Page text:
It’s finally happened! You’ve been working on your publicity efforts, trying to land a radio or TV interview, and now the show is scheduled. Since this is what you wanted, why are you starting to nervously ask yourself: What have I done?
Jitters! Stage fright! Call it what you will, it’s perfectly normal to get a case of the nerves when you start thinking about your interview and realize that thousands – perhaps millions – of people will be hanging on your every word!
How will little old you ever be able to engage such a large audience?!
I understand exactly where you’re coming from. When I came out with my book Celebritize Yourself several years ago, my staff booked a lot of interviews for me and I had these same concerns.
In my case, I was fortunate to get a little media coaching from a good friend, Lee Habeeb, a talk radio producer who was co-creator of The Laura Ingraham Show and media coach to Salem Radio Network’s national talk radio hosts (e.g. Hugh Hewitt, Mike Gallagher, Dennis Prager and Michael Medved.)
As I look back on the time I spent with him and all the wonderful advice he provided, I’ve realized that one particular piece of Lee’s wisdom proved especially helpful. “Don’t worry about engaging the audience” he said. “That’s the host’s job! The audience regularly tunes in to the show, so the host already has engaged them. They aren’t your concern.”
My job, Lee continued, was to engage one person and one person only – the host!
It was a revelation! Since then, when providing media coaching to others, I like to include that wonderful lesson that Lee taught me. Engage the host!
That sounds simple enough, but it also raises an important question: Just how do you go about doing that? Let me share a few tips to help you accomplish this mission when your next interview is scheduled:
- Research the show. Learn everything you can about the TV or radio show in advance. Listen to or watch a few previous shows to get a feel for what kind of show it is, the rhythm of the show and how it’s structured. Is the show news-oriented? Is it entertainment-oriented? Are guests given ample time to expound on their message, or does everything happen quickly? Researching a show is much easier to do these days because so many of the shows are archived online.
- Learn about the host. Who is this person who will be interviewing you? Find out whatever you can. A good starting point might be the host’s bio that’s on the show’s website, but you can also look up articles about them. What are their likes and dislikes? What about family? Hobbies? Years ago, I was on a promotional tour with Robert “Bud” McFarlane, who served as President Reagan’s National Security Advisor. We were on our way to Don Imus’ studio, where McFarlane would be interviewed by Imus, someone he knew nothing about. Bud pulled out several pages of notes his staff had prepared about Imus. By the time we arrived, Bud knew about Imus’ brother, his dog and other tidbits of information that would help him engage his acerbic host and win over his audience in the process!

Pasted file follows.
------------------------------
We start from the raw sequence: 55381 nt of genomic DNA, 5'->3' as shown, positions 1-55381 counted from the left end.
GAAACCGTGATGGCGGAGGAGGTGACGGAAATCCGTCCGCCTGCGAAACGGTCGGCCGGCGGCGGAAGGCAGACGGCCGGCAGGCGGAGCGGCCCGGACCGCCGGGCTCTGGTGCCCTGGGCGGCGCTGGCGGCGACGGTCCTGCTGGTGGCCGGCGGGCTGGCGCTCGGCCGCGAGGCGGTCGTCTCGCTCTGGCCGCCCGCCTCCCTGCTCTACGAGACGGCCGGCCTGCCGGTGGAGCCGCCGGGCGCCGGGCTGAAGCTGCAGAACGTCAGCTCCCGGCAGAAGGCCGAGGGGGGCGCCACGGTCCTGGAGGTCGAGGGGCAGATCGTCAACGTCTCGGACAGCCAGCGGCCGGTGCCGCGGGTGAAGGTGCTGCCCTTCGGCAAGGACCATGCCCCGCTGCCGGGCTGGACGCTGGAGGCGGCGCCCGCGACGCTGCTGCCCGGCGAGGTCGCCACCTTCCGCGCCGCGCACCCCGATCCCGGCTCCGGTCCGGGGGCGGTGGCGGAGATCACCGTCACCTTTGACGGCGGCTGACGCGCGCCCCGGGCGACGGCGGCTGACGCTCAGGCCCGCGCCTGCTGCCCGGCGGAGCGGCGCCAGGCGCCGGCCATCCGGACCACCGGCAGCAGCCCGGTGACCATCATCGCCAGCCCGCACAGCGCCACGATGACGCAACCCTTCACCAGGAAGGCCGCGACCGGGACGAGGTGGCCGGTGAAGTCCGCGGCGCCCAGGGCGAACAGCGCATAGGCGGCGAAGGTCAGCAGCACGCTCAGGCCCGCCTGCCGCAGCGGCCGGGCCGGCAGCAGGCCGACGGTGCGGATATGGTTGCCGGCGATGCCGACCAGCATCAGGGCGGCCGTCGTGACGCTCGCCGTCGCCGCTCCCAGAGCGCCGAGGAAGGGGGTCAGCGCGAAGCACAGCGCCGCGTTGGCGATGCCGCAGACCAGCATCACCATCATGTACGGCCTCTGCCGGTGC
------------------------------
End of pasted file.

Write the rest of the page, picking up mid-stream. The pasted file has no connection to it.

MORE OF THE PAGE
- Mirror the host’s tone. Once the interview begins, you need to be aware of what kind of emotion the host is bringing to the conversation and you should try to match that. If you follow the host’s tone, he or she will naturally have a positive reaction to you. So if the host takes an oh-so serious approach, you should respond in an equally serious manner. If the host expresses excitement for your topic, your voice should display similar excitement. Is the host jovial? Then you should be, too. If your tone is out of synch with the host, you will disengage the audience because the host will become disengaged.
By the way, although these tips are about engaging a radio or TV show host, the techniques also can be used if you’re preparing for an interview with a journalist for a print publication.
Research the types of articles the journalist typically writes and find out whatever you can about the journalist’s background. Then, as with the broadcast hosts, mirror that journalist’s tone. Are they in a hurry because of a deadline? Then be succinct with your answers. Are they more laid back because they are working on a feature story or a long-range project and have more time? Then you can feel free to elaborate.
Engage the host – or the journalist – and the audience will take care of itself.
P.S. If you’d like professional help getting coverage in the press, or being interviewed on radio and TV, give us a call. We’ve been providing this service to clients for 27 years. We also offer a comprehensive social media marketing program for select clients, where we do it all for you. If you’re interested in our help, please call us at 727-443-7115 Ext. 231. We’d love to hear from you!
Marsha Friedman launched EMS Incorporated in 1990. Her firm represents corporations and experts in a wide array of fields such as business, health, food, lifestyle, politics, finance, law, sports and entertainment. She consults individuals and businesses on a daily basis and is frequently asked to speak at conferences about how to harness the power of publicity.